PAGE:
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  Home > Seasons > Season 2015
Ogiers third
Season 2015 went pretty much as it was expected to go. Ogier and Volkswagen were clear favourites to sweep home the titles and that is exactly what happened. And again, it happened with dominating style that has become their hallmark. Latvala, who supposedly was to be the main rival for Ogier, started season well with second place in Monte Carlo, but his season went downhill from there and he was able to secure second place in championship only after his mid-season win at Finland.

In fact, Volkswagen's third driver Mikkelsen was the one who made leap forward. Not only did he score his maiden WRC win following Ogier's last stage crash in Catalunya, he also upped his game so that he was on podium in most rallies, helping VW to score three 1-2-3 results in 2015. However, despite these successes, 2015 also marked occasion for the lowest point in VW's WRC career so far.

Until then, VW Polo had been not only fast but also very reliable. In Argentina, Ogier was first to hit problems as he retired with fuel supply problems in first day. Luckily for him and VW's continued scoring record, he was able to rejoin and eventually finished 17th. Latvala was not as lucky as he retired with same problem in final day while Mikkelsen hit rock in final stage and also retired. Thus Argentina was the season's only non-VW win and emotional maiden win for Citroen's Kris Meeke.

Meeke's and Mikkelsen's maiden wins made 2015 first season since 2002 where more than one driver have scored their first wins. This would bode good for next season but at the end of the year, Citroen delivered both good and not so good news. They did commit to WRC from 2017 onwards but decided not to take part in 2016 season with official team in order to develop new car for 2017 regulations, just like they had done in 2006 when developing C4 WRC.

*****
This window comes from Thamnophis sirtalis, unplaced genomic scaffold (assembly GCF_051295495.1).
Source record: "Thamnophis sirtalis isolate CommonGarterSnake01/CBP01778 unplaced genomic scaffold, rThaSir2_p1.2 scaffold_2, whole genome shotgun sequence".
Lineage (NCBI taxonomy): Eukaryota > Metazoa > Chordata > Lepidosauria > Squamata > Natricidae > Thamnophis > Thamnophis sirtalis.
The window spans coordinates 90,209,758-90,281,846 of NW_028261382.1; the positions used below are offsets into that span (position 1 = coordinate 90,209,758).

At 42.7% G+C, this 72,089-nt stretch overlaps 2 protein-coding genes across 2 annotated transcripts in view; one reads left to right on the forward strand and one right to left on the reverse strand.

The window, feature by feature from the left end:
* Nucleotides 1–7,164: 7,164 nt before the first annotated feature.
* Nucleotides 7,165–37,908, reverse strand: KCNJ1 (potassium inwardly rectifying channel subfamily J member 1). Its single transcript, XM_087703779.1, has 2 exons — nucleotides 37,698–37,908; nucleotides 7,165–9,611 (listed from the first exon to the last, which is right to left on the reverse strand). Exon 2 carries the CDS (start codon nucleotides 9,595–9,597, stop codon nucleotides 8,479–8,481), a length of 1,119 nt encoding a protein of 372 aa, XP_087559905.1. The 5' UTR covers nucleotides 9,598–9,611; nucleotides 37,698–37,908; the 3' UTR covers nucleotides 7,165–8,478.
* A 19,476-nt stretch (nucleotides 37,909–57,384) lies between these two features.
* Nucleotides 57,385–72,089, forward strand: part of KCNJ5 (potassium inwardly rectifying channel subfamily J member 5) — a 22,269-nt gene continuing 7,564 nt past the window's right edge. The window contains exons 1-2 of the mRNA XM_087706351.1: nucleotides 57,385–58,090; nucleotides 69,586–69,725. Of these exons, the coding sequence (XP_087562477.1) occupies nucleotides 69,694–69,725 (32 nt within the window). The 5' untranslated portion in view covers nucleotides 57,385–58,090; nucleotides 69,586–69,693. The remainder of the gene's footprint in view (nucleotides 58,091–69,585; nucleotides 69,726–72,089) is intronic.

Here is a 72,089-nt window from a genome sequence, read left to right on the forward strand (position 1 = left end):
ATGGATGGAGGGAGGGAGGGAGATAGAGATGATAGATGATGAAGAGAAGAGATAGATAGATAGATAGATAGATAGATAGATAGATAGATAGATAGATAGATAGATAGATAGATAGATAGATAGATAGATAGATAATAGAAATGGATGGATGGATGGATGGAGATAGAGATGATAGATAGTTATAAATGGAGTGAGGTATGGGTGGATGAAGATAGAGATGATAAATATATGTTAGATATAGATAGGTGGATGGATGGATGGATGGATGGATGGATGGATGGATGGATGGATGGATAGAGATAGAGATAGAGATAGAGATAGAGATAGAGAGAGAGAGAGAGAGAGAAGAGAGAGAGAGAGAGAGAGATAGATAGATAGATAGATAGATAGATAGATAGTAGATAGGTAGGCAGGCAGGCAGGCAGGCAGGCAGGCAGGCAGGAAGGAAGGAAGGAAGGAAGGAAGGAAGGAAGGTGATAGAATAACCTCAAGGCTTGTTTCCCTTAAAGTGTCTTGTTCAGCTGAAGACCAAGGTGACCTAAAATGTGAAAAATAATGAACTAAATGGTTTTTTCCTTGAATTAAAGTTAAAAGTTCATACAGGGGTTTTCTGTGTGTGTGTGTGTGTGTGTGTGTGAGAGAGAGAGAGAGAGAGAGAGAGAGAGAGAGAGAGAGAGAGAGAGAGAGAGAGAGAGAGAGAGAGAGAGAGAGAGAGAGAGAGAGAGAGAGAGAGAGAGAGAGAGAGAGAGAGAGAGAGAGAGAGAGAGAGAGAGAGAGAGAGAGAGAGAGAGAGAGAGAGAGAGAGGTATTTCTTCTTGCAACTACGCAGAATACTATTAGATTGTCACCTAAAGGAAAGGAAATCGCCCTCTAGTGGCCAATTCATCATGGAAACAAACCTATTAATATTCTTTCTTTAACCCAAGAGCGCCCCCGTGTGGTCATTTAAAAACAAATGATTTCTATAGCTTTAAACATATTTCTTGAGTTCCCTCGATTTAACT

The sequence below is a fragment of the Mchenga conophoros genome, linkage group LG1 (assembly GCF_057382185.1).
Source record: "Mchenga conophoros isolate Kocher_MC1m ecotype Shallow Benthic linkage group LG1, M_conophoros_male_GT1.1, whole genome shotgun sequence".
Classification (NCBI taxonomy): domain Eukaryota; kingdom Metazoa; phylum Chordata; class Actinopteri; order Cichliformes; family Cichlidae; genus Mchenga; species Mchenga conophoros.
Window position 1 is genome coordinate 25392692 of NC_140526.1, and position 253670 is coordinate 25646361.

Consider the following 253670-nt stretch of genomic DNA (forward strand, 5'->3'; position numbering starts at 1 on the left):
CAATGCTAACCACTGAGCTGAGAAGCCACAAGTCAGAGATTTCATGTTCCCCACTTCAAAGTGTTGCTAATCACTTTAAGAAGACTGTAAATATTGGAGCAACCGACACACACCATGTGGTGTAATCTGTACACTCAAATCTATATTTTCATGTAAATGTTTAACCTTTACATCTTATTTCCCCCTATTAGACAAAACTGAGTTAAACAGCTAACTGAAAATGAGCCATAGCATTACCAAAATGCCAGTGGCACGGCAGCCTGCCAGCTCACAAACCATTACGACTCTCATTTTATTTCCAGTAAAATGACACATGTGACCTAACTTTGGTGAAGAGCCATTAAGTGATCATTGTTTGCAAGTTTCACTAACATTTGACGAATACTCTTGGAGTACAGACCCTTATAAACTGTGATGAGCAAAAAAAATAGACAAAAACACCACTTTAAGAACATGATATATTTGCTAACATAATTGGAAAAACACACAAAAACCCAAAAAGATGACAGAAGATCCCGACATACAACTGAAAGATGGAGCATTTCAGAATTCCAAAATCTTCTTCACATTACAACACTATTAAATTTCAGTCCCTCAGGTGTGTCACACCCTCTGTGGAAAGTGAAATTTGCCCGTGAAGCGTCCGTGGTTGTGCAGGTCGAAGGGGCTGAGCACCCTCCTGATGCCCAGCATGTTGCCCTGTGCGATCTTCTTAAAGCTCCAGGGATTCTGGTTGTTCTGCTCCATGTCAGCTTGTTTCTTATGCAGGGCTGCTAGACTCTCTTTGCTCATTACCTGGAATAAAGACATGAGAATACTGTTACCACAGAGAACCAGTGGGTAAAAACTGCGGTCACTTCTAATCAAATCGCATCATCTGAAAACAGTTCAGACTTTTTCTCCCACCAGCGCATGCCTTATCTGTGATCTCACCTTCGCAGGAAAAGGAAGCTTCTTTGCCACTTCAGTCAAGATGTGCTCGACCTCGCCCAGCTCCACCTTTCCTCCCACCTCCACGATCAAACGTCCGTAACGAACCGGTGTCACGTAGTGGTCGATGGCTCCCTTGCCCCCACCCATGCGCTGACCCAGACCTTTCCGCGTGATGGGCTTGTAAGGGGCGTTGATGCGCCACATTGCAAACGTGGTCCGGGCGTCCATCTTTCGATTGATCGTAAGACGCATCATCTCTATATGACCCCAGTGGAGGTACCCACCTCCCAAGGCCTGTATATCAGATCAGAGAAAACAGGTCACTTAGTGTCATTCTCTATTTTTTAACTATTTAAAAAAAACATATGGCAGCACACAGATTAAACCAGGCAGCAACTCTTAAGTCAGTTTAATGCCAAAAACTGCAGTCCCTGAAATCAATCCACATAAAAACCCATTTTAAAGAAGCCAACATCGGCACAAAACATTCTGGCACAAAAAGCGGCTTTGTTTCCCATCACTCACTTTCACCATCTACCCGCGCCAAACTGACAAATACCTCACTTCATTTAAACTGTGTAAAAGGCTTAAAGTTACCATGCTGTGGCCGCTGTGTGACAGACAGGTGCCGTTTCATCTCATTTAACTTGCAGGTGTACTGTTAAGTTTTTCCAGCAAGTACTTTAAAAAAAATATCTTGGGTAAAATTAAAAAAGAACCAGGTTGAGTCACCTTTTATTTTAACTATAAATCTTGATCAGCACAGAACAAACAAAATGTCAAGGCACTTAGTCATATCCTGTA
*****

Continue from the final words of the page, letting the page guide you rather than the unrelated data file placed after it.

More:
Hyundai's second season was mixed. In manufacturer's championship, they drove Citroen hard and almost claimed second place in the championship. But while Neuville was their lead driver, in the season ending Rally GB he was demoted to drive in satellite team's car. Officially this was done to give him chance to drive without pressures and get ready for next season but to casual observer it looks like a reprimand. Neuville did not have same fire in him this year which shows in his scoring where team's second driver Sordo scored just one point less and season's revelation Paddon lay only six points away.

M-Sport's driver line-up was again the least experienced and bearing that in mind, their results were relatively good. One must admire Malcolm Wilson's determination to stay in the top category of rallying despite lack of factory support and major sponsorship.

In February, When Alsace lost major part of it's funding, French motorsport federation FFSA decided to move their allotted WRC round back to Corsica.

Sportingwise, the major change was when FIA banned splits from crews. This was done to prevent cruising, eg. controlling the gap when in comfortable lead but in practice it changed little. Drivers seem to be able to judge their own pace (and that of competitors) so well that no drama unfolded from lack of splits.

New cars
M-Sport debuted new-look Ford Fiesta WRC with updated components in Portugal. It was claimed to be 80% new but without full factory support and with no change in performance, car did not transform team's fortunes.

Sebastien Ogier
(Click picture to see larger version in a pop-up window)
2015 FIA World Champions: Sebastien Ogier and Julien Ingrassia Click picture to see larger version in a pop-up window
Drivers scoring their
first win
  K. Meeke (Argentina)
  A. Mikkelsen (Catalunya)
first drivers' point
  N. Fuchs Sierlecki (Mexico)
  D. Dominguez S. (Argentina)
  G. Saba Rodriguez (Argentina)
  S. Lefebvre (Deutschland)
first stage win
  P. Tidemand (Sweden)
  Y. Protasov (Sweden)